The latest showdown in the court case embroiling the Orioles, Nationals, MASN, and MLB takes place on Monday in New York. Judge Lawrence Marks will hear arguments from all parties about whether or not the MASN side of the case will be able to compel MLB to provide documents and e-mails to become evidence in the proceedings.
Up until now, the judge has issued a ruling on each motion the day he has heard the arguments. If that continues today, we'll soon know whether or not the Orioles will have additional ammunition in their case against MLB thanks to the process of discovery. The actual trial is currently set for March, although the discovery process may push things towards a settlement before that.
Standard reminder: The plaintiff in the court case is actually TCR Sports Broadcasting, which does business as the Mid-Atlantic Sports Network; the Orioles (that is, the Baltimore Orioles Limited Partnership) own the supermajority stake in MASN as a result of the Settlement Agreement that brought the Expos to the District of Columbia.
MASN's goal in this case is to get a new arbitration hearing concerning rights fees paid to the Orioles and Nationals for 2012-2016. Yes, it will be 2015 before they finish dealing with this issue. The hearing in front of MLB's Revenue Sharing Definitions Committee (RSDC) took place all the way back in April 2012.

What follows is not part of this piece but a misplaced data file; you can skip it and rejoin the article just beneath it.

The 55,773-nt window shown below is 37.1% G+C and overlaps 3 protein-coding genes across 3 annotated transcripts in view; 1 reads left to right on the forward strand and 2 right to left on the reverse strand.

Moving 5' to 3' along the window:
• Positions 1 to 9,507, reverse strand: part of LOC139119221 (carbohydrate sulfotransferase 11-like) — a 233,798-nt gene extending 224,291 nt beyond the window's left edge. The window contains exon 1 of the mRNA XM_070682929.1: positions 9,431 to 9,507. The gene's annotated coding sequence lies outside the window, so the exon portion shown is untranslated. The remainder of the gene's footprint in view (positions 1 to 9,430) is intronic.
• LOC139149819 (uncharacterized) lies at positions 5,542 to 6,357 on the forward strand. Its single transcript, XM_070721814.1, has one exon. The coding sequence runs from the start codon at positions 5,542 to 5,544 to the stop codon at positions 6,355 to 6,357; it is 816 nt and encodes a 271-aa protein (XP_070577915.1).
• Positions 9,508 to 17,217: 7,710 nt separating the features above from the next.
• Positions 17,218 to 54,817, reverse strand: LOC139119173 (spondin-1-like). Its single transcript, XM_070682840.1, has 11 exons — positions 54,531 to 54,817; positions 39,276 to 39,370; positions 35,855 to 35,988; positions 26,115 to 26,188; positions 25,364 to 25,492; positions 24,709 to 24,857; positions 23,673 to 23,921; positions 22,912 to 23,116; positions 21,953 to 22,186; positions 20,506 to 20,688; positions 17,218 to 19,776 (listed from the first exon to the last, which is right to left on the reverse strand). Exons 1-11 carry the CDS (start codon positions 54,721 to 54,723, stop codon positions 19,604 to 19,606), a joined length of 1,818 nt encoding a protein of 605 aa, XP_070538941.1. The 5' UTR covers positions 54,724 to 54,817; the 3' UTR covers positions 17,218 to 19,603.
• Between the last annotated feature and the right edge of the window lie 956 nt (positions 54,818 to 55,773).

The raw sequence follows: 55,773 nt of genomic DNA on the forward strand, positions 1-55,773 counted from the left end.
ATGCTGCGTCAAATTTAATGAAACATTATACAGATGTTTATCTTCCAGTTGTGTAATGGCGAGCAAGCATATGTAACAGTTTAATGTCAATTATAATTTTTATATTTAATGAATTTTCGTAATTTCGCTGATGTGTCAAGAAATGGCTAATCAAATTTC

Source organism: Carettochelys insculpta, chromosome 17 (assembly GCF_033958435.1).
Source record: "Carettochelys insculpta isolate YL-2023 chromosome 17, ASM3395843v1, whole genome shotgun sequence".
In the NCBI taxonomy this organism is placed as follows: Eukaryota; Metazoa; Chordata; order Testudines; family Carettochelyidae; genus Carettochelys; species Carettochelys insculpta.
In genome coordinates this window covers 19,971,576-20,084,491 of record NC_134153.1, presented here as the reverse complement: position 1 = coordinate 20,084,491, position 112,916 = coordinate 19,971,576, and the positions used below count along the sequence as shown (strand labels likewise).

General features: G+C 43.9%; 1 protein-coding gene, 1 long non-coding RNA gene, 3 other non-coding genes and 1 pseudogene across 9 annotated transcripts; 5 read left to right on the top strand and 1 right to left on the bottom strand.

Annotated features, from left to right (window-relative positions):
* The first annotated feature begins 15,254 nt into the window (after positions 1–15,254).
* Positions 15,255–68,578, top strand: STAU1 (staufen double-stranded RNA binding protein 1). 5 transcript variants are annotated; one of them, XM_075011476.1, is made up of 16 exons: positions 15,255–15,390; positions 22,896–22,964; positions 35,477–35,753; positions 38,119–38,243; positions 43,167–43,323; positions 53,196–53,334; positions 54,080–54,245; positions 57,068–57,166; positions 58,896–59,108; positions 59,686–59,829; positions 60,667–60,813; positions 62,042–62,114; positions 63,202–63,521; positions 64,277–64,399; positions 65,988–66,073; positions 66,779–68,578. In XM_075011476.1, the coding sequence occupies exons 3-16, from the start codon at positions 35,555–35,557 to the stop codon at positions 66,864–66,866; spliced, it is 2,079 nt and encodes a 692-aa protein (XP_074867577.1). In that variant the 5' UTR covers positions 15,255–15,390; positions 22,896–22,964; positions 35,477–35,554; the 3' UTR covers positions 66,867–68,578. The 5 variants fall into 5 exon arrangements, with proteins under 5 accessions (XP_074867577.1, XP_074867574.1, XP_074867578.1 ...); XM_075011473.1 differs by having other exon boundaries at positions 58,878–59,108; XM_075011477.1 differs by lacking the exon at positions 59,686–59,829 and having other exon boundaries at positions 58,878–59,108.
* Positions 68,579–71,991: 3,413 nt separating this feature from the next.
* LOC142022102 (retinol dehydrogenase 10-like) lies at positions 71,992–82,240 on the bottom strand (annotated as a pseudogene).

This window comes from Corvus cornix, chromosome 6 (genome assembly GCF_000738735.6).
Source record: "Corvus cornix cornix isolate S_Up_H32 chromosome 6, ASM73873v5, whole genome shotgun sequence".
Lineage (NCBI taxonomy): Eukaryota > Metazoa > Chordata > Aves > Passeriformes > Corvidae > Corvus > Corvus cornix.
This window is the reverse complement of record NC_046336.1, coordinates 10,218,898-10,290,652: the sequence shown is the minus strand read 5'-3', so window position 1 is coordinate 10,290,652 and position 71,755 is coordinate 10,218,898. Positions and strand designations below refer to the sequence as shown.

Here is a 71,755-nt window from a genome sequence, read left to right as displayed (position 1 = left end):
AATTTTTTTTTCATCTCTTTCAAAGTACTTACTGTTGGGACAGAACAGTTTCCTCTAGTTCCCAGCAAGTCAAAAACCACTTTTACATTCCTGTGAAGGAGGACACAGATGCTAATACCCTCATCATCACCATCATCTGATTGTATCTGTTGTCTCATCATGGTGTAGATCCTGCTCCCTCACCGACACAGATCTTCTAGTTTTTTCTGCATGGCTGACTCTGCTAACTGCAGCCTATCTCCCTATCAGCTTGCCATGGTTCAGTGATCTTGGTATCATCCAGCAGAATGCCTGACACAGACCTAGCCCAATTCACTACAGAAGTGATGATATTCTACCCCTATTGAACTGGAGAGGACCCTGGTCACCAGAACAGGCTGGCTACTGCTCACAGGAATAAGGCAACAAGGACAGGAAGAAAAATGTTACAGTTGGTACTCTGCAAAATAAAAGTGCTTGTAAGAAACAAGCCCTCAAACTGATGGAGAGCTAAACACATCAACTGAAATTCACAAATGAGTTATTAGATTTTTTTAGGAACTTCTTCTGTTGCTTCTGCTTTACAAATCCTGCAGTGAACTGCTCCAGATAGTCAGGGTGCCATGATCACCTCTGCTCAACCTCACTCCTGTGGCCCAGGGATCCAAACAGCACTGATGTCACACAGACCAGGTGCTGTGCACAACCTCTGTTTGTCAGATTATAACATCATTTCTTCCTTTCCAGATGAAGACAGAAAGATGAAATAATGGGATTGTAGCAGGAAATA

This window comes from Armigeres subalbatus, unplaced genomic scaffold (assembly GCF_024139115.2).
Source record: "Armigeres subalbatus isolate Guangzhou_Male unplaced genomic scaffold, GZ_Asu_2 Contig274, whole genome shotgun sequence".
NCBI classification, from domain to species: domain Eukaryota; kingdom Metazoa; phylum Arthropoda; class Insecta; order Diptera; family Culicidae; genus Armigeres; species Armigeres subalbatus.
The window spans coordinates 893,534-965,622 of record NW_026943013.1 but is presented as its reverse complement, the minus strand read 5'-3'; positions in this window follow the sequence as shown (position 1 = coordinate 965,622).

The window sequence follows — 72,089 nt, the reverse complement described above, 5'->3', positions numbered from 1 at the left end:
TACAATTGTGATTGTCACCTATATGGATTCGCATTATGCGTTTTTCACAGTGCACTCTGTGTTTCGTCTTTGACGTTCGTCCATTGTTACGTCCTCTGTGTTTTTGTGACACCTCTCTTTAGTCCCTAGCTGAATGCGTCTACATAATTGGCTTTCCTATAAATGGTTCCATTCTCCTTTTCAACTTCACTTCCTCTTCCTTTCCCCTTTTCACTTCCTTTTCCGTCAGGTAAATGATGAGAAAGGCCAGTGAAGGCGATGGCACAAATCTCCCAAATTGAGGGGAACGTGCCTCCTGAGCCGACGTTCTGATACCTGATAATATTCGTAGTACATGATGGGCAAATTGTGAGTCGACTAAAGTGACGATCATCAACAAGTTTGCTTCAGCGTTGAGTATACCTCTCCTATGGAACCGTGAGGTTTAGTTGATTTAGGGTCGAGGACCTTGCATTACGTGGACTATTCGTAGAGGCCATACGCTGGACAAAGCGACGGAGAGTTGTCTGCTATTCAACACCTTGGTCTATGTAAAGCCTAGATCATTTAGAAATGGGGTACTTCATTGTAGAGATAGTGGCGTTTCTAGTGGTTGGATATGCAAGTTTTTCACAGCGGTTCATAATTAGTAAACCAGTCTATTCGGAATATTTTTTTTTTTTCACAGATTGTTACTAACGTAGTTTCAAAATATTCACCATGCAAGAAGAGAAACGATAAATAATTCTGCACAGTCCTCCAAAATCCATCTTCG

That panel, consisting of a representative from each of the Rays, Pirates, and Mets, determined that MASN would have to pay the Nationals about $24 million more per year than they have been. This would apply retroactively to past years as well. The end result is that MASN would also owe about $70 million for past years.
If the Orioles assume a percentage of that payment equal to their stake in the network (85%), they'll be on the hook for $60 million. The extra $24 million per year that would be paid to the Nationals based on the RSDC decision essentially comes out of the MASN profit stream, which currently flows largely to the Orioles. MASN has posted a $20 million bond with the court for the difference between what MASN has paid the Nationals for 2014 rights fees and what the RSDC said they should be paid.
Where will the rest of the money come from for the prior years, if necessary? That's a great question. I have to figure they have planned for that contingency. The president of MASN is John Angelos, so you figure there is plenty of communication between MASN and the Orioles ownership. Whatever has to be done, it shouldn't catch the Orioles off guard.
The RSDC's ruling was issued in June of this year, well over two years after the hearing. In the intervening time, there were numerous attempts brokered by Commissioner Bud Selig to resolve the issue without things getting ugly. This included some exploration into whether a larger sports network such as Fox or Comcast might buy out either the Orioles or Nationals' rights from MASN. These resulted in no change to the status quo.
Whatever happens in the court case, the Orioles and Nationals will have to gear up to do all of this again starting with the 2017 season. The Settlement Agreement calls for the rights fees to be opened up every five years. Commissioner-elect Rob Manfred could end up inheriting this headache.